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Bears picks measure up well — for most part

Interesting tidbits can be gleaned from poring over athletic index scores of group

Dan Pompei

On the NFL

3:27 PM CDT, May 4, 2013

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They don't wear scientist smocks in the Bears' draft room, and the scouts understand that game tape isn't just something to wrap around joints on Sundays.

But since Bears general manager Phil Emery started the discussion during the draft when he talked about the athletic index scores of some of the newest Bears, the topic is worth exploring further.

There is no question the Bears drafted some players who are athletic and/or physical marvels. But not every draft pick was a workout wonder.

Here are how some fascinating numbers from the NFL scouting combine factored into some of the Bears' draft picks.

Kyle Long

A couple of measurements stand out about the Bears' first-round pick.

He had 11-inch hands — the largest of any player in the draft.

And he had 15.8 percent body fat. That easily was the lowest among all offensive linemen who were tested in the Bod Pod at the combine.

The six offensive linemen who were drafted ahead of him might not look as good in swim trunks. Eric Fisher measured 20.3 percent body fat; Luke Joeckel 20.4; Jonathan Cooper 21.5; Chance Warmack 21.4; D.J. Fluker 24.8 and Justin Pugh 20.6.

Long had 263 pounds of lean body mass. That was second highest among offensive linemen to Rogers Gaines, who signed with the Ravens as a free agent. Gaines had nine more pounds of lean body mass but, at 333 pounds, is 20 pounds heavier.

What does lean body mass matter? It helps with movement and power. A high percentage of lean body mass also makes athletes less susceptible to injury and helps them recover faster.

Jon Bostic

He was the fastest middle linebacker at the combine with a 4.59 40-yard dash. Among all linebackers, he was second fastest to Titans' third-round pick Zaviar Gooden, an outside linebacker who ran 4.46.

Why is this significant? In the Bears' defensive scheme, speed is critical for a middle linebacker. That's one reason they were drawn to him over other prospects.

Khaseem Greene

His fourth-round selection was proof that the Bears were looking at more than workout numbers.

Greene raised some concerns at the combine with a 30-inch vertical jump and a 7.58 three-cone time. Both were worst among linebackers.

At Rutgers' pro day, Greene tried the vertical again and showed a remarkable improvement of four inches. It wasn't overly impressive, but it was better than those of Jarvis Jones (30.5), Alec Ogletree (33.5), Manti Te'o (33), Bostic (32.5) and Arthur Brown (32.5), among others.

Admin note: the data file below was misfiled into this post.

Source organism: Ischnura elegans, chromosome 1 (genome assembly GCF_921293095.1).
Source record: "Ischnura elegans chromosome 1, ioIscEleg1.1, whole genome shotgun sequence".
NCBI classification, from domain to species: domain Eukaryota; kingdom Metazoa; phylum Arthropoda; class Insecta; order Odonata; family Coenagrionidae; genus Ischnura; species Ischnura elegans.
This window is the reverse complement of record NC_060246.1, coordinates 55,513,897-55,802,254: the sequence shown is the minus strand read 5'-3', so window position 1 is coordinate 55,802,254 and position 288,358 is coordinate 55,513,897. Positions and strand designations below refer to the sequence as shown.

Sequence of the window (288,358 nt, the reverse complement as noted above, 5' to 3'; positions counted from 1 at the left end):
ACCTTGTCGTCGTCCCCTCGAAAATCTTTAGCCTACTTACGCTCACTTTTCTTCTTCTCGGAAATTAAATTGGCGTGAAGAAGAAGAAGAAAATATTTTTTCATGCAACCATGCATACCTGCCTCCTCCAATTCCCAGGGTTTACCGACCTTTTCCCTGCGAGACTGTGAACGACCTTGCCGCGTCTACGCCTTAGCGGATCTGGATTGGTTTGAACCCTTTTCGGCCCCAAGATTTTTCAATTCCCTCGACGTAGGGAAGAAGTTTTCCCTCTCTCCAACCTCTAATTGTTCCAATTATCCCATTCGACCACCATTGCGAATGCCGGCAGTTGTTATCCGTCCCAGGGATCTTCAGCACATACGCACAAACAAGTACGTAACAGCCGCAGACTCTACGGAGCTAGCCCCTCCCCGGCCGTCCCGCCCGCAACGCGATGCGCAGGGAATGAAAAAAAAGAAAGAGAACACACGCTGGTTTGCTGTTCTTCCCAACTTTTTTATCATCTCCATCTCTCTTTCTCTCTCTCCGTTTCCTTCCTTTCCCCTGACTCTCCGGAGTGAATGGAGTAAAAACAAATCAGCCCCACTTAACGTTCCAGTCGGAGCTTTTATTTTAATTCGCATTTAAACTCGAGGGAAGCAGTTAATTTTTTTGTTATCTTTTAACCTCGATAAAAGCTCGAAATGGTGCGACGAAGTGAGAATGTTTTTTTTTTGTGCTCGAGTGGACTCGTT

Greene didn't try the three-cone again, but it was easy for teams to look past his combine time because his short-shuttle at the combine of 4.20 was tied for second among all linebackers.

Cornelius Washington

Washington's athleticism at the combine was far superior than his production at Georgia, where he had a half sack last season. If the Bears can tap into some of his incredible power and explosion, Washington would be a sixth-round steal.

ESPN draft analyst Mel Kiper said he thought Washington would be a second-round pick, and categorized his fall to the sixth as the biggest surprise fall of the draft.

In the 40-yard dash, Washington ran a 4.54. Among defensive ends, that ranked tied for third at the combine. Only Barkevious Mingo, the Browns' sixth overall pick and the Bengals' Margus Hunt, the 53rd pick, ran faster. Each had a 4.53. Dion Jordan, who the Dolphins picked third overall, also ran a 4.54.

Every front-seven player at the combine is tested on speed of pass rush moves. In swim-rush right, Washington timed at 1.85. Among linemen, that was the second-best time after Mingo, who had a 1.84.

Washington also had a vertical jump of 39 inches. Only one front-seven player at the combine, Patriots' second-round choice Jamie Collins, did better at 411/2 inches.

Washington bench-pressed 225 pounds 36 times. The only defensive end or linebacker who topped him was Hunt, with 38 reps.

Here's another quirk about Washington's workouts. He didn't run the three-cone drill or the 20-yard shuttle at the combine, wisely as it turned out. He later did both at Georgia's pro day.

His three-cone time of 7.47 would have placed last among defensive ends who ran the drill at the combine, and his 20-yard shuttle time of 4.74 would have been second worst.

So what that tells us is his change of direction ability and stop/start ability are well below average. But he can move forward pretty well.

The combine categorized Washington as a linebacker. But at 6-4, 265, he clearly has the size of a defensive end for a four-man front and was significantly heavier than both Mingo and Jordan. And given what his athletic tests reveal, his only hope in the NFL probably is as a player who moves forward on every play.

dpompei@tribune.com

Twitter @danpompei